Naturopathic Program Accreditation

Overview of Accreditation

The Council on Naturopathic Medical Education (CNME) accredits four-year, campus-based doctoral programs in naturopathic medicine (ND programs) that qualify graduates for licensure in the U.S. and Canada. CNME-accredited ND programs may also incorporate online/distance education coursework, as well as hybrid courses that combine online and in-person components. The CNME does not, however, accredit ND programs that are taught entirely or primarily using online/distance instruction, and these types of programs do not qualify individuals for licensure.

The purpose of accreditation is to promote high-quality naturopathic education and training, and safe and effective naturopathic medical practice. CNME accomplishes this purpose by adopting a stringent set of accreditation standards that naturopathic doctor programs must meet to qualify for accreditation, and sending a team of experts that includes practicing naturopathic physicians and educators to periodically evaluate these programs onsite (see Steps in the Accreditation Process for more information).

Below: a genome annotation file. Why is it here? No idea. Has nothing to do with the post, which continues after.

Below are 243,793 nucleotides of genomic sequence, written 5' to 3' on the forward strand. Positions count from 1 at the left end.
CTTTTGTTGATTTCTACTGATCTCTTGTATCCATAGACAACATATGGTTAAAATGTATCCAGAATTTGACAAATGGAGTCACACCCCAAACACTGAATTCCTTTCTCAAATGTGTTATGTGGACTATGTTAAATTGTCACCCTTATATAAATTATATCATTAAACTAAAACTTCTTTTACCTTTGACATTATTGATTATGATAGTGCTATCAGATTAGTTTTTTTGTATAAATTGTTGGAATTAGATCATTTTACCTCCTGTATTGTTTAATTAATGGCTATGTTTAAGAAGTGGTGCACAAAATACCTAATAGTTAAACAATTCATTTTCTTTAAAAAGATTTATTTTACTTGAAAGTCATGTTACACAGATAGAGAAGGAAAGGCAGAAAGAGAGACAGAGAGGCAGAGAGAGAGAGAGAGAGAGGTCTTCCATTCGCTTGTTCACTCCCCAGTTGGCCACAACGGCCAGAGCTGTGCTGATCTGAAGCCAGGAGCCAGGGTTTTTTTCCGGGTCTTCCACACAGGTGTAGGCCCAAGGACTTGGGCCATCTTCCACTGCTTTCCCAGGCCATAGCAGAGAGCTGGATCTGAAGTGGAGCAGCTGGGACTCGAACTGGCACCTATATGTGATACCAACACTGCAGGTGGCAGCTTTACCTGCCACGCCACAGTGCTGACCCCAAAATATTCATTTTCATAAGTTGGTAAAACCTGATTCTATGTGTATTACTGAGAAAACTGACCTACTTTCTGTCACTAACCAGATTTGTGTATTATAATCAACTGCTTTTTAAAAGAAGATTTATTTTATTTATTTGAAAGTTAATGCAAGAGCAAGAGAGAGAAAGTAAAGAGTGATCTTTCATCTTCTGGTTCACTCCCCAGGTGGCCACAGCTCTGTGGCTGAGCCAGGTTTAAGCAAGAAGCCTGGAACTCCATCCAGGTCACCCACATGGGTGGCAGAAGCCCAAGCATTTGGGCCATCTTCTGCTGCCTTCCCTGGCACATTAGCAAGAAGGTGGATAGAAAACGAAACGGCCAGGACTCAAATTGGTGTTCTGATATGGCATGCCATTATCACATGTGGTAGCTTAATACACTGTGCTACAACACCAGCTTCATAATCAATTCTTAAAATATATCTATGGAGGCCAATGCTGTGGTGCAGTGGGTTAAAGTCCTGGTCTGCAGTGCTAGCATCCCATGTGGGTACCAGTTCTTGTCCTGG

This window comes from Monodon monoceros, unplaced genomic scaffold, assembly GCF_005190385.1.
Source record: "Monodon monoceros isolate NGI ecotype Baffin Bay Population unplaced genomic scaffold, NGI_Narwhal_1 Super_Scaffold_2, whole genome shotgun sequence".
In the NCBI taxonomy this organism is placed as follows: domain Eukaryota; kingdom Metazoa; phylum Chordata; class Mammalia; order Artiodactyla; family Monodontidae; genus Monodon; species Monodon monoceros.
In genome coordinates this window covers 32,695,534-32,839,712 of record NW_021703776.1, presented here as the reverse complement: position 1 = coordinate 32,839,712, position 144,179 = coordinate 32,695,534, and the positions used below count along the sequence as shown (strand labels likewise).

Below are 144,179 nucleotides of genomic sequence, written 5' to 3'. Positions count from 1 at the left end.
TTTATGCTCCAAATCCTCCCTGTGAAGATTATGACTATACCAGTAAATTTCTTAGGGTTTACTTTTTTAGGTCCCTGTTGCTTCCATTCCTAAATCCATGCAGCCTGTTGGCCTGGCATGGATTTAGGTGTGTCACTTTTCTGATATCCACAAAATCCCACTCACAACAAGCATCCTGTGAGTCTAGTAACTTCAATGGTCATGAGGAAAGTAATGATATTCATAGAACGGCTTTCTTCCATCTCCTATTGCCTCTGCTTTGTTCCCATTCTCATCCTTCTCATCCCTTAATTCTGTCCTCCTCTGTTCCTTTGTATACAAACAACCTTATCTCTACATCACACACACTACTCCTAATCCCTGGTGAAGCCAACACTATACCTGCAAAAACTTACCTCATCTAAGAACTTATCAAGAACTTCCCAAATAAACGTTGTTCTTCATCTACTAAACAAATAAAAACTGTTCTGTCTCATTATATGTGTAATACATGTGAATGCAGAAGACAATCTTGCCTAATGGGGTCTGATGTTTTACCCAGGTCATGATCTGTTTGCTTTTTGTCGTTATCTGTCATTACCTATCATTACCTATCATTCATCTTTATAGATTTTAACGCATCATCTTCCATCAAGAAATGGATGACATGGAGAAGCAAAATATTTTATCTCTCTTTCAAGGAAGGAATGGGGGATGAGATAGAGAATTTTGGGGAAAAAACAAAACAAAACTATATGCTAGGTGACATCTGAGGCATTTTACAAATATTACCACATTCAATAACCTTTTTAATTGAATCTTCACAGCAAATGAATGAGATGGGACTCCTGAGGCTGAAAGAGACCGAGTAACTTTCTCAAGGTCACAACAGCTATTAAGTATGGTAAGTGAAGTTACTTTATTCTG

CNME’s accreditation standards cover areas such as ND program length and content, clinical training requirements, faculty qualifications, student services, student and program assessment, facilities, and library resources. For information on CNME accreditation standards, see Part Four of the CNME Handbook of Accreditation for Naturopathic Medical Programs.

CNME also supports the ongoing improvement of naturopathic doctor colleges and programs by providing advice to individual institutions and periodically revising its accreditation standards to reflect changes and advances in the profession.

CNME is recognized by the U.S. Department of Education for the purpose of accrediting ND programs, and our educational standards provide the basis for licensing/regulating naturopathic physicians in the U.S. and Canada. For information on accreditation and the U.S. Department of Education recognition process for accrediting agencies, visit the U.S. Department of Education’s web site.